Something that always impresses me is that a superficial glance at the sparse, prickly landscape of high altitude desert will convince you that it is devoid of life, or at the very least, that there is little of it compared to the seething biomass density of a jungle or deciduous forest. As for plant biomass, certainly there is far less photosynthesis going on in a desert.
But insects are just as prevalent it seems, if only layered on the single story of flora amongst the sagebrush and mesquite bush. There are as many ants, to be sure. There seem to be as many root dwellers, spiders, and centipedes. The landscape of the desert hides it’s pervasive populations of myriad species under the blanket of soil surface, and night.
We’ve been demolishing perimeter walls and shoddy additions on the house adjacent to the 4 acres we plan to develop for the greenhouses. In the process, I personally killed three massive black widows, countless other males of the species, hobo and wolf spiders, cockroaches, centipedes, etc. The spider population in the shoddy construction and cluttered squalor is astounding. It’s dangerous. We’ve discussed acquiring tyvek suits for demolition on the interior spaces and I for one am adamant that we follow through on this. We’re destroying their squat and they aren’t at all happy about it.
We had our meeting to discuss the scope of the project. We shared our concerns for the future, laid out a plethora of reasons for why the project makes sense, then proceeded to what we need to accomplish the project. The first task at hand is to salvage and inventory all resources present in the house adjacent to the four acres. We’ve got hundreds of 4×6 posts five feet in length. We have approximately 7000 kiln bricks used by the previous owner as patio block. There are various length and width stretches of wire mesh, and hose. We’ll use all this in first building gabion perimeter walls for windbreak and to define space inside which will be infrastructure elements like the quanzet hut metal shed, tool shed, Workshop structure and finally, greenhouses.
As always there are the annoying realities of small town politics at work, causing endless intrusions into conversation, and shaping the nature of how the project unfolds. Ideally you just move ahead and ignore all the squawking and revise your workflow to accommodate the random visits by interested neighbors.
I’m finding myself steering clear of all distractions and saying very little when the occasion arises. One reason for this is that we need to forge ahead and give no opportunity for anyone to feel the need to provide their opinion or give input on any aspect of our creation. It is like a painting that needs to be kept hidden until complete. A work of art goes through a sequence of stages that can be viewed as ripe for negative critique, or seen as a static totality when observed at any stage of process, that belies the unfolding of the organic flow of creation. So it’s wise to keep it hid until it’s complete. It’s only fair to the grand vision, is respectful of yourself, and a favor to the viewer not to confuse the final product with the flotsam and jetsam of the torrent of the creative process.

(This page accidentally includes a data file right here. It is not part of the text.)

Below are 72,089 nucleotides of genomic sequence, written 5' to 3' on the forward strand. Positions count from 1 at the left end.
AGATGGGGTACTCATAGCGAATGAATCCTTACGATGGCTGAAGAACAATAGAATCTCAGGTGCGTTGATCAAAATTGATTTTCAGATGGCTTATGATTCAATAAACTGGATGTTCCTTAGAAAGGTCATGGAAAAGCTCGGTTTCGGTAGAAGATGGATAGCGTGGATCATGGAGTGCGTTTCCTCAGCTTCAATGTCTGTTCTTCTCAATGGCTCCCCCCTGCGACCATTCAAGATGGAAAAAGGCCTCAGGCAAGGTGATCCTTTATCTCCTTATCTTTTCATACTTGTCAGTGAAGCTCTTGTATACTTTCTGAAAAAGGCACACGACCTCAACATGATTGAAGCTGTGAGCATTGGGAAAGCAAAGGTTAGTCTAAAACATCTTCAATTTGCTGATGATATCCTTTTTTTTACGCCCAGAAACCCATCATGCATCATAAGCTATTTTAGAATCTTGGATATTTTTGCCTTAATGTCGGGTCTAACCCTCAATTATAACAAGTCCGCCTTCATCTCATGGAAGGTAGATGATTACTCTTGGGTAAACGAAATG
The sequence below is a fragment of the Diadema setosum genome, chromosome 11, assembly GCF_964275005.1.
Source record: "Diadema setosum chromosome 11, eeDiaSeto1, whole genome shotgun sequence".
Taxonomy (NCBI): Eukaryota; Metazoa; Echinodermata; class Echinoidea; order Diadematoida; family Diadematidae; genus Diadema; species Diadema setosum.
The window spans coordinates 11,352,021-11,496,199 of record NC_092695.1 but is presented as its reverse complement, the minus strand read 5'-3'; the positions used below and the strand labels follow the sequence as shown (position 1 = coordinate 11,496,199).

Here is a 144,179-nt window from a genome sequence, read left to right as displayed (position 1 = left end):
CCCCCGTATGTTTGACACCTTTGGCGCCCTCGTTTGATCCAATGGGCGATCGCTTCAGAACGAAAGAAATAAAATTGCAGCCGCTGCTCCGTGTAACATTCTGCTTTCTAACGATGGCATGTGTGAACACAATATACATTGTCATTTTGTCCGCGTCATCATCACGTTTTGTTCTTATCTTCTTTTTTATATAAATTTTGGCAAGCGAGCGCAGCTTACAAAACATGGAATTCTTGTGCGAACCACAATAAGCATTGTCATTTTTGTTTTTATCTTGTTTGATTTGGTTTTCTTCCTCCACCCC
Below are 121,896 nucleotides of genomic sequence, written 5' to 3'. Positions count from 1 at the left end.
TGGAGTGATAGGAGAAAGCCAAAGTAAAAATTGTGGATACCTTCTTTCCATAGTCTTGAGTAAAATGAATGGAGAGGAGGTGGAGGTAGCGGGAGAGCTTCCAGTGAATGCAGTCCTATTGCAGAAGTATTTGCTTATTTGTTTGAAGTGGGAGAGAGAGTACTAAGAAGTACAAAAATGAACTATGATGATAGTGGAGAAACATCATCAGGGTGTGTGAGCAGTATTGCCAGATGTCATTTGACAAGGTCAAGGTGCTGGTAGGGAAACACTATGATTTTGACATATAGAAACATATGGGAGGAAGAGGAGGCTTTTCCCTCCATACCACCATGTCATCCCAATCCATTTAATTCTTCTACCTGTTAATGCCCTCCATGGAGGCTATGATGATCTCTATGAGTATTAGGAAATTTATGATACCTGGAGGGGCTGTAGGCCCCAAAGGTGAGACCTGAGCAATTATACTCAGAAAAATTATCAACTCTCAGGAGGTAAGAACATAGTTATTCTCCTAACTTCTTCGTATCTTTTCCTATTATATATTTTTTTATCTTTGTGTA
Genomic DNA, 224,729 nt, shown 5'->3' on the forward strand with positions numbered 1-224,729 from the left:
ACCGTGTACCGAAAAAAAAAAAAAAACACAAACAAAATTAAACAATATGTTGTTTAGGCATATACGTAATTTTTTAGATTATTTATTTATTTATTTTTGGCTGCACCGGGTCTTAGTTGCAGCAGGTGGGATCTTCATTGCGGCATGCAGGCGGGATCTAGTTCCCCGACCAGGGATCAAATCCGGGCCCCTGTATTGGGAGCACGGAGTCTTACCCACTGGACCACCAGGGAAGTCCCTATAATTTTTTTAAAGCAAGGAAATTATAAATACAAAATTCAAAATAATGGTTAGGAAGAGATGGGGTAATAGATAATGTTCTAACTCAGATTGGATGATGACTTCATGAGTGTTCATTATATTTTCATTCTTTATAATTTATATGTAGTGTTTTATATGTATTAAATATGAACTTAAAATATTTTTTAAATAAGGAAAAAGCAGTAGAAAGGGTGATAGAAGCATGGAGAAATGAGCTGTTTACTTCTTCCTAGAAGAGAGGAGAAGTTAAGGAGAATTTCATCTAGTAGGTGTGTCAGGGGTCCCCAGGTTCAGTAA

Of the five days I’ve been here, it has rained three. This is the season of increasingly volatile weather, yet it still surprises me and might surprise you, reader, to know that on average this region has an annual rainfall of 6 inches. Add to that monumental figure, the one inch of annual snowfall and you can begin to see why water is a commodity worth more than gold where growing anything but cheatgrass or sagebrush is desired. And also, why it’s so magical to be here right now, since my favorite thing of favorite things is the smell of sagebrush on the breeze after a desert rainstorm.
The overcast weather and low clouds keep rolling in from the west and intermittent rain showers continue to saturate the ground. This is a good thing, since I’ve been wanting to see the flow of water on the 4 acre site. I’m watching to see how much water the soil can bear before it begins to flow on the surface and how much water it will take to cause flooding on the property. We will design 100 year flood mitigation into our landscaping plan to take advantage of all the precious inches that fall in less prolific years.
There is a gully that runs the length of the angle of the isosceles triangle that is the four acre plot shape. This gully delivers it’s hold to the backdoor of the house we’re salvaging resources from. In a flood, the house would certainly be inundated. We’ll be moving a lot of earth to re-direct the flow of the gully water into swales higher up slope. At the mouth of the gully, at the base of slope, we will move soil from roadside burms up-slope, to raise the level about 4 feet and lay down a protective sloped gabion barrier wall. This will direct water toward the greenhouse zone and there, two 10′ diameter, 8′ deep cisterns will collect 9,600 gallons of potential runoff. If ever there is overflow, the cisterns will allow it to exit via 6″ corrugated pipe into the roadside ditch.